Slurry tanker investment brings cost savings and environmental benefits

Neale Byart visited a Suffolk farm recently to find out how farmer Oliver Stennet procured the perfect, future-proof slurry tanker for his family farm.

Veenhuis slurry tanker

When arable farmer Oliver Stennet, a partner in Culford Lodge Farm, decided it was time to buy a new slurry tank, he already had a very good idea of what features and functions he wanted, along with the prerequisites of quality, reliability and durability – and was prepared to invest in the best possible option in order to meet these requirements.

Veenhuis had previously been on Oliver’s radar, so he approached Tim Merrell, director of Suffolk-based Veenhuis dealer, Agri Industry Solutions Ltd, to find out what the options were.

Working with the customer

“When Olly was looking to replace his tanker, he had been considering a Veenhuis for some time, so we went to Agritechnica in Germany with him,” Tim Merrell explains.

“At the show, we sat down in front of the Veenhuis big screen configurator while Olly put his ideal spec together, talking through his requirements with us as he went. This allowed us to produce the exact machine that Olly required, built specifically for him to meet all his needs.

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“Veenhuis have been producing bespoke tanks for nearly 80 years, so there is almost nothing they haven’t previously been asked for.”

Tim Merrell, CEO of Agri Industry Solutions Ltd (left) with farmer Oliver Stennet.

The slurry tank range consists of four versions, from the basic Ecoline to the Premiumline ranges, with multiple axle options and tank capacities up to 30,000 litres. Although the entry level models are a more affordable option, Veenhuis will not compromise on the features that it thinks are important; for example, the company has never offered a splashplate so, while other manufacturers are having to adapt their equipment to carry a dribble bar or injector, Veenhuis has been doing it for years, explains Tim.

“Some of the equipment that Veenhuis consider to be standard, is not always required in the UK – so the basic range allows them to ‘dumb down’ their offering to keep costs down where those features are not required. While Veenhuis products are top end, they work hard to give the customer not only a very durable and reliable machine, but also as bespoke a product as reasonably possible.”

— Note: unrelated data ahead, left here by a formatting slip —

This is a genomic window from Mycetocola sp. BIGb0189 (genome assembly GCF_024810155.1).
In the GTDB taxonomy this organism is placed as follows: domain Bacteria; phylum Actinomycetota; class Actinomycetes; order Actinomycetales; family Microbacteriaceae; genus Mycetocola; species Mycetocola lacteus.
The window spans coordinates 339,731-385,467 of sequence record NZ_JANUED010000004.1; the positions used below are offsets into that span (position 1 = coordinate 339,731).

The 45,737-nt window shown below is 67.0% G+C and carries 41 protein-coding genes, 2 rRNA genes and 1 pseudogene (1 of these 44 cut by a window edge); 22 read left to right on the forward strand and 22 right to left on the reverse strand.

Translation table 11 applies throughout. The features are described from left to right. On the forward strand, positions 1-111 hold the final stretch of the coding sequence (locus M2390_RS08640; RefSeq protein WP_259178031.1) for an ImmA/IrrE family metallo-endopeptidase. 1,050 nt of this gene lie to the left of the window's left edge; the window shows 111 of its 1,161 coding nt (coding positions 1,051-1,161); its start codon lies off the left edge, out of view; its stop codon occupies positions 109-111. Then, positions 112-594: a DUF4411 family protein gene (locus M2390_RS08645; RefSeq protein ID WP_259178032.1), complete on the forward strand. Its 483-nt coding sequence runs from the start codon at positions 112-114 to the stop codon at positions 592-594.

The decision-making process

Oliver comments: “At Agritechnica, the build quality of the Veenhuis really stood out. I spent over two hours with the specialist rep on the stand, and the knowledge he had about the product, and his enthusiasm for the machine, was astonishing. This, along with speaking to an existing Veenhuis user, who had been running their tank for around eight trouble-free years, gave me the confidence in the longevity and reliability of the product.

slurry tanker
A top loading arm works well with the slurry lagoons.

“The problem we have is that the spreading window is so tight that we simply cannot afford any down time as we need to spread around 180,000 tonnes. The unit does also have a hard time on our tracks, so investing in top-end build quality for robustness was an easy choice. “What we really like, too, is the ability to upgrade software features and functions as and when they become available.”

Of course, getting things right can take time, and for Oliver this meant it took around two years to get exactly what he wanted, from design to delivery. “We went through the options several times to ensure we were getting a machine that would last us for at least 10 years and be as future-proof as possible,” he explains.

Fine-tuning the spec

“We really wanted a top loading arm, as that is what we are set up for and it works well for our lagoons,” Oliver told Farmers Guide. “We have around 1,000 hectares with no roads, and switch between running to field from the lagoon or being fed from tanks. This is the reason we chose a 30t machine over a 20t model.

“It is very quick to load, taking around six minutes from the lagoon and possibly slightly faster when loading from a tank.